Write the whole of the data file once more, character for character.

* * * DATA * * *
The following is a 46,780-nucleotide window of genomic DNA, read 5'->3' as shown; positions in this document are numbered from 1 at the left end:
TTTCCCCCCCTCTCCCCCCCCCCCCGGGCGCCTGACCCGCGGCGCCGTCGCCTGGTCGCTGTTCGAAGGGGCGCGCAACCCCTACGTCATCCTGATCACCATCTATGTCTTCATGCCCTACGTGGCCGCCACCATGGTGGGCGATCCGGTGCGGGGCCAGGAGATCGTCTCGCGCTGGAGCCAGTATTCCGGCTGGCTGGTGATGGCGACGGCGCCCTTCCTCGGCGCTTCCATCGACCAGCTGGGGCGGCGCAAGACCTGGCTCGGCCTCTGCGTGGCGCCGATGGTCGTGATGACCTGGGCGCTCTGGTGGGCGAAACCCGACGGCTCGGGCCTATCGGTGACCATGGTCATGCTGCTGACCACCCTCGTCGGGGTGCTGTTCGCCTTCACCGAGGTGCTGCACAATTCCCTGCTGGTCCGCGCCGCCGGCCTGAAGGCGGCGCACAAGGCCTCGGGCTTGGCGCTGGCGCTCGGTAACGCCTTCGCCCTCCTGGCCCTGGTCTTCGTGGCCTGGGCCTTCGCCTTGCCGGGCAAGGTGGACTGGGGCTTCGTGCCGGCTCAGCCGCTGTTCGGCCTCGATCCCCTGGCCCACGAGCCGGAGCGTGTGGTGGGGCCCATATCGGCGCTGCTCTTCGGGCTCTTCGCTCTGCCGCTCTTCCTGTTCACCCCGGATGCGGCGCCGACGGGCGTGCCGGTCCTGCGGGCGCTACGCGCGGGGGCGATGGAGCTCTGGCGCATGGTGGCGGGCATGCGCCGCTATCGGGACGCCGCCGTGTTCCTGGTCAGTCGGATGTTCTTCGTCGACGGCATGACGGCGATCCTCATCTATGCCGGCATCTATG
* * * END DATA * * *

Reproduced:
The following is a 46,780-nucleotide window of genomic DNA, read 5'->3' as shown; positions in this document are numbered from 1 at the left end:
TTTCCCCCCCTCTCCCCCCCCCCCCGGGCGCCTGACCCGCGGCGCCGTCGCCTGGTCGCTGTTCGAAGGGGCGCGCAACCCCTACGTCATCCTGATCACCATCTATGTCTTCATGCCCTACGTGGCCGCCACCATGGTGGGCGATCCGGTGCGGGGCCAGGAGATCGTCTCGCGCTGGAGCCAGTATTCCGGCTGGCTGGTGATGGCGACGGCGCCCTTCCTCGGCGCTTCCATCGACCAGCTGGGGCGGCGCAAGACCTGGCTCGGCCTCTGCGTGGCGCCGATGGTCGTGATGACCTGGGCGCTCTGGTGGGCGAAACCCGACGGCTCGGGCCTATCGGTGACCATGGTCATGCTGCTGACCACCCTCGTCGGGGTGCTGTTCGCCTTCACCGAGGTGCTGCACAATTCCCTGCTGGTCCGCGCCGCCGGCCTGAAGGCGGCGCACAAGGCCTCGGGCTTGGCGCTGGCGCTCGGTAACGCCTTCGCCCTCCTGGCCCTGGTCTTCGTGGCCTGGGCCTTCGCCTTGCCGGGCAAGGTGGACTGGGGCTTCGTGCCGGCTCAGCCGCTGTTCGGCCTCGATCCCCTGGCCCACGAGCCGGAGCGTGTGGTGGGGCCCATATCGGCGCTGCTCTTCGGGCTCTTCGCTCTGCCGCTCTTCCTGTTCACCCCGGATGCGGCGCCGACGGGCGTGCCGGTCCTGCGGGCGCTACGCGCGGGGGCGATGGAGCTCTGGCGCATGGTGGCGGGCATGCGCCGCTATCGGGACGCCGCCGTGTTCCTGGTCAGTCGGATGTTCTTCGTCGACGGCATGACGGCGATCCTCATCTATGCCGGCATCTATG